Government Rules Affecting Internet Applications to Federal Contractors - dummies

Government Rules Affecting Internet Applications to Federal Contractors

If you’re sending a resume to a federal contractor, know that federal contractors are subject to some strict rules regarding resumes and job applicants. The OFCCP is the agency established to track the diversity hiring record of those applying for positions with federal contractors.

The rationale for the government’s interest in employment practices is that federal tax dollars should not support discrimination in the workplace. The agency’s new guidelines are intended to encourage hiring fairness toward those who work for federal contractors. Accurate record keeping is required for gender, race, and ethnicity.

Defining an Internet applicant

Policy makers insist that the government must know who is and who isn’t an Internet applicant to measure hiring fairness when dealing with the otherwise unmanageable hoards of online resumes. Gain competitive advantage by bearing in mind the official criteria for your being validated as an Internet applicant:

  • You express your interest for a particular position.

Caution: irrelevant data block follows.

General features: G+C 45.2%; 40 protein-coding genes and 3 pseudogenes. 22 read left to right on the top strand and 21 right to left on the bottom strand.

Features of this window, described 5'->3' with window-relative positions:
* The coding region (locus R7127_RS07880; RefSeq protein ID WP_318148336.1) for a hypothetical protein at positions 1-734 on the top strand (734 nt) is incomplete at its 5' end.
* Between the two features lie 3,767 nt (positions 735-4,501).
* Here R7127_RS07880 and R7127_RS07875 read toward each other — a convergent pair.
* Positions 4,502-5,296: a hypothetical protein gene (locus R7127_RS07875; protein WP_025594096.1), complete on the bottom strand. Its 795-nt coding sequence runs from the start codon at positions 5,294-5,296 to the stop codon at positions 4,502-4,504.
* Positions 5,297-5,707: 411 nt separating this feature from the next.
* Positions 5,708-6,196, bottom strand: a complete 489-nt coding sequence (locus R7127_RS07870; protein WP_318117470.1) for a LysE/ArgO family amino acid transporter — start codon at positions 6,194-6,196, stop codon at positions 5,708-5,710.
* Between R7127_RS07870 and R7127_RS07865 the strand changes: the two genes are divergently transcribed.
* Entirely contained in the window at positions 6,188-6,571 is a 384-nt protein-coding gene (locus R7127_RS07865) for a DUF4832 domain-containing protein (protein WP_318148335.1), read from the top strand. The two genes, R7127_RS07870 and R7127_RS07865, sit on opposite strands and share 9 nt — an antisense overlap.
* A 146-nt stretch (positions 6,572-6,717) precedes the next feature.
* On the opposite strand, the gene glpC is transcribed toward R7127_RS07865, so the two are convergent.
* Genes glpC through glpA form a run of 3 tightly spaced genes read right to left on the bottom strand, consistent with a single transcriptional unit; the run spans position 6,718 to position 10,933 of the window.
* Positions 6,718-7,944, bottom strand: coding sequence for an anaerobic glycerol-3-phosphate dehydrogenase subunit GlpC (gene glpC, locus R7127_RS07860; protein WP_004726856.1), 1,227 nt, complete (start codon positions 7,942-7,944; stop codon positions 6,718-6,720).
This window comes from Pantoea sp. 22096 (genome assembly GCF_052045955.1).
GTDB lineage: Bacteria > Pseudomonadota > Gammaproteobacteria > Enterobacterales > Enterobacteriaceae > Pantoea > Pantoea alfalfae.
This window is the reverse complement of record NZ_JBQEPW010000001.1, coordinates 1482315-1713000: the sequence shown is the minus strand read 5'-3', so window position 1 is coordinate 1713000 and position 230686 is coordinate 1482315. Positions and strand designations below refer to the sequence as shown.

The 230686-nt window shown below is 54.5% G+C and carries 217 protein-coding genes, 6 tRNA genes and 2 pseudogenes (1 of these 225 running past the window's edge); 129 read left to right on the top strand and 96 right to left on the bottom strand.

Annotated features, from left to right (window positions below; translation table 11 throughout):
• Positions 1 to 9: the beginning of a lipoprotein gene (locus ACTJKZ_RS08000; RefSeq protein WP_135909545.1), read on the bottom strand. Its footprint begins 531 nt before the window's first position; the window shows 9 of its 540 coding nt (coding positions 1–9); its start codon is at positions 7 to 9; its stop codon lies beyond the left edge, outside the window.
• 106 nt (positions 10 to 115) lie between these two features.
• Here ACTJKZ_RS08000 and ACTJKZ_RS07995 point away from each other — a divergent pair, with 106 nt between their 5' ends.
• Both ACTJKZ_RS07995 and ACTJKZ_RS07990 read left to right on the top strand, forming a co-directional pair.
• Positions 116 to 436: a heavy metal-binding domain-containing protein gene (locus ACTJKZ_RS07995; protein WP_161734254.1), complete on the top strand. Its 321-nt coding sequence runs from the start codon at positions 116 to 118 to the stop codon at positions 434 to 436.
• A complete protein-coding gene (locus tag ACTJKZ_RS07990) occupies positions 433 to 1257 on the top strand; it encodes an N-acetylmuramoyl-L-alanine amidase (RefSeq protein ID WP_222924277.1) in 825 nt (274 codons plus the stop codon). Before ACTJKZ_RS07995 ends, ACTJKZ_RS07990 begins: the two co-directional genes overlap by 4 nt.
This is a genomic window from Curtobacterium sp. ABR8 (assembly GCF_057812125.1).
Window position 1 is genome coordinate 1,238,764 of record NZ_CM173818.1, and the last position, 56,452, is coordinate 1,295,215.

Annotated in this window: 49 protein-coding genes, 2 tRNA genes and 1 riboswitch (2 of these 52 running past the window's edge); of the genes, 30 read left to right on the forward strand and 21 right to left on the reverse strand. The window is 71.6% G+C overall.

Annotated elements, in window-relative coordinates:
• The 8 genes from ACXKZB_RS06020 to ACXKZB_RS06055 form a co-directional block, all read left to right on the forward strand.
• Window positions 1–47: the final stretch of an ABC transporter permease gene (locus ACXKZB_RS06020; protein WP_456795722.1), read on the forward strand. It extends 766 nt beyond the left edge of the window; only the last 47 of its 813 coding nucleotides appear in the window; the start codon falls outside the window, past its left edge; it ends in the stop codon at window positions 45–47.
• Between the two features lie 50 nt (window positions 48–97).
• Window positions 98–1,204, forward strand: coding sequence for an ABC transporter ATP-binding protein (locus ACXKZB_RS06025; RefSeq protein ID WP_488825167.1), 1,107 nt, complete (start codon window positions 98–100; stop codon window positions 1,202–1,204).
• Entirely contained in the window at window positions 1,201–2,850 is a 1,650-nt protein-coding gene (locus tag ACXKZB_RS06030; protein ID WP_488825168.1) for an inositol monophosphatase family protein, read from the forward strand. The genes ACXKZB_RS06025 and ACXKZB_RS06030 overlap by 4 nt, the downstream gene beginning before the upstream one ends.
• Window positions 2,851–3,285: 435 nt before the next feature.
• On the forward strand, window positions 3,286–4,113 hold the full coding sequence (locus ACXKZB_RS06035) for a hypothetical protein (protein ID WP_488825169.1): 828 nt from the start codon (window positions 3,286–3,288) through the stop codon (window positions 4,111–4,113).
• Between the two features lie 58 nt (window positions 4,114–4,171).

• The employer considers you for employment in a particular position.

  • You have the basic qualifications for the particular position.

  • Prior to receiving a job offer for the particular position, you don’t drop out of consideration for the job — by taking other employment, for example, or saying you’re no longer interested in the particular position.

Even if you mail, fax, or hand deliver your resume to someone at a friend’s barbeque and never send it online, you still may be classified as an Internet applicant if the contractor accepts some applications for a specific position via the Internet; all applicants for that position must now be considered Internet applicants, according to the rules.

Although there are enough federal contractor jobs to justify your paying attention to the OFCCP guidelines, the new rules appear to be spreading into job search quarters across America, starting at the largest companies. Also, the buzz among recruiting-industry insiders is that the EEOC will soon extend similar, if not identical, guidelines to all U.S. companies with more than 50 employees.